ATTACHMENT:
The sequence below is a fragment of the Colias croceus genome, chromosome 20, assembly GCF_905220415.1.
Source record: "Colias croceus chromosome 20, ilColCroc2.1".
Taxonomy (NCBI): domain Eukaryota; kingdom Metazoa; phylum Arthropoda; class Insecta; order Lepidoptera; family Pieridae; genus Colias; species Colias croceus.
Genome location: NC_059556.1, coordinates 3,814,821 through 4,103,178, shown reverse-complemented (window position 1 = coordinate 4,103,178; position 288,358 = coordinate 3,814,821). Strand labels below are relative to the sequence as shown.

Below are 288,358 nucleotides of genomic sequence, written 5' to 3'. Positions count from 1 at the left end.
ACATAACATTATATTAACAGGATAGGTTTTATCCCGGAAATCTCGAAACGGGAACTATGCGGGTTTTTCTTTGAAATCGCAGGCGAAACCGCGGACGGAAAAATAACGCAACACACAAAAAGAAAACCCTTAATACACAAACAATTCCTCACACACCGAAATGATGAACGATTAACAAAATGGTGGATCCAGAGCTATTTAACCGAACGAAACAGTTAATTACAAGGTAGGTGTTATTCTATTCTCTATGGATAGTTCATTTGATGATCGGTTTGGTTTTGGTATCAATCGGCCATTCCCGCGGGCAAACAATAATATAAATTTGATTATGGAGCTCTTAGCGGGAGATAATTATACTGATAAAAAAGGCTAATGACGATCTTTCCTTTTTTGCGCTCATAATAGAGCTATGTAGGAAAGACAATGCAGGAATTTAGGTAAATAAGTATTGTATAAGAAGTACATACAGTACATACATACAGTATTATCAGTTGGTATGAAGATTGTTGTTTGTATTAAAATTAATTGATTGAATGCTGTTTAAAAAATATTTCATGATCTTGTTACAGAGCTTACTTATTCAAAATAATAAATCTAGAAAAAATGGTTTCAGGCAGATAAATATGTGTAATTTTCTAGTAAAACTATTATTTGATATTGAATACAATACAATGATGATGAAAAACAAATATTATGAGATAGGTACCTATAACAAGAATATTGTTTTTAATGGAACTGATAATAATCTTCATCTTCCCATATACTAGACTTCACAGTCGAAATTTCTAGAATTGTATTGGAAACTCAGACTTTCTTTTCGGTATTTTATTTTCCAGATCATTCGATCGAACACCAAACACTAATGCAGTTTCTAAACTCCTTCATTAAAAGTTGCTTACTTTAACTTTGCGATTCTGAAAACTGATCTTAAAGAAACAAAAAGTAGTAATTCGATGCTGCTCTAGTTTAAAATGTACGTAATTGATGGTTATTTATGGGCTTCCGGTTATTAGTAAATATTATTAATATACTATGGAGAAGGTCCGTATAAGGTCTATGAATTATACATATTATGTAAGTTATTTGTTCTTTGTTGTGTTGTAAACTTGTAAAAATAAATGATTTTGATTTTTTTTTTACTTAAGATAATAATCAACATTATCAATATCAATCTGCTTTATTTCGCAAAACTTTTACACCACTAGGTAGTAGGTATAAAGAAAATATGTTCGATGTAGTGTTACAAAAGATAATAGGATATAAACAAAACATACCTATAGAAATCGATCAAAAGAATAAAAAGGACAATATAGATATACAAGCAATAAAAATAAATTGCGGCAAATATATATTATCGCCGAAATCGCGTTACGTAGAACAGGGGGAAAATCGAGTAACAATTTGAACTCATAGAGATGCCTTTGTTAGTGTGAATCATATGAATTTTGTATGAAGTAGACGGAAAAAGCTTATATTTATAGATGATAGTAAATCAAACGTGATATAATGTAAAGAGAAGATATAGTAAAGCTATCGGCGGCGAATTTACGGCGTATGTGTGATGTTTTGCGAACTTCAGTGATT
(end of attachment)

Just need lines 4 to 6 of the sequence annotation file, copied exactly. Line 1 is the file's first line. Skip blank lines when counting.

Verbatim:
Genome location: NC_059556.1, coordinates 3,814,821 through 4,103,178, shown reverse-complemented (window position 1 = coordinate 4,103,178; position 288,358 = coordinate 3,814,821). Strand labels below are relative to the sequence as shown.

Below are 288,358 nucleotides of genomic sequence, written 5' to 3'. Positions count from 1 at the left end.
ACATAACATTATATTAACAGGATAGGTTTTATCCCGGAAATCTCGAAACGGGAACTATGCGGGTTTTTCTTTGAAATCGCAGGCGAAACCGCGGACGGAAAAATAACGCAACACACAAAAAGAAAACCCTTAATACACAAACAATTCCTCACACACCGAAATGATGAACGATTAACAAAATGGTGGATCCAGAGCTATTTAACCGAACGAAACAGTTAATTACAAGGTAGGTGTTATTCTATTCTCTATGGATAGTTCATTTGATGATCGGTTTGGTTTTGGTATCAATCGGCCATTCCCGCGGGCAAACAATAATATAAATTTGATTATGGAGCTCTTAGCGGGAGATAATTATACTGATAAAAAAGGCTAATGACGATCTTTCCTTTTTTGCGCTCATAATAGAGCTATGTAGGAAAGACAATGCAGGAATTTAGGTAAATAAGTATTGTATAAGAAGTACATACAGTACATACATACAGTATTATCAGTTGGTATGAAGATTGTTGTTTGTATTAAAATTAATTGATTGAATGCTGTTTAAAAAATATTTCATGATCTTGTTACAGAGCTTACTTATTCAAAATAATAAATCTAGAAAAAATGGTTTCAGGCAGATAAATATGTGTAATTTTCTAGTAAAACTATTATTTGATATTGAATACAATACAATGATGATGAAAAACAAATATTATGAGATAGGTACCTATAACAAGAATATTGTTTTTAATGGAACTGATAATAATCTTCATCTTCCCATATACTAGACTTCACAGTCGAAATTTCTAGAATTGTATTGGAAACTCAGACTTTCTTTTCGGTATTTTATTTTCCAGATCATTCGATCGAACACCAAACACTAATGCAGTTTCTAAACTCCTTCATTAAAAGTTGCTTACTTTAACTTTGCGATTCTGAAAACTGATCTTAAAGAAACAAAAAGTAGTAATTCGATGCTGCTCTAGTTTAAAATGTACGTAATTGATGGTTATTTATGGGCTTCCGGTTATTAGTAAATATTATTAATATACTATGGAGAAGGTCCGTATAAGGTCTATGAATTATACATATTATGTAAGTTATTTGTTCTTTGTTGTGTTGTAAACTTGTAAAAATAAATGATTTTGATTTTTTTTTTACTTAAGATAATAATCAACATTATCAATATCAATCTGCTTTATTTCGCAAAACTTTTACACCACTAGGTAGTAGGTATAAAGAAAATATGTTCGATGTAGTGTTACAAAAGATAATAGGATATAAACAAAACATACCTATAGAAATCGATCAAAAGAATAAAAAGGACAATATAGATATACAAGCAATAAAAATAAATTGCGGCAAATATATATTATCGCCGAAATCGCGTTACGTAGAACAGGGGGAAAATCGAGTAACAATTTGAACTCATAGAGATGCCTTTGTTAGTGTGAATCATATGAATTTTGTATGAAGTAGACGGAAAAAGCTTATATTTATAGATGATAGTAAATCAAACGTGATATAATGTAAAGAGAAGATATAGTAAAGCTATCGGCGGCGAATTTACGGCGTATGTGTGATGTTTTGCGAACTTCAGTGATT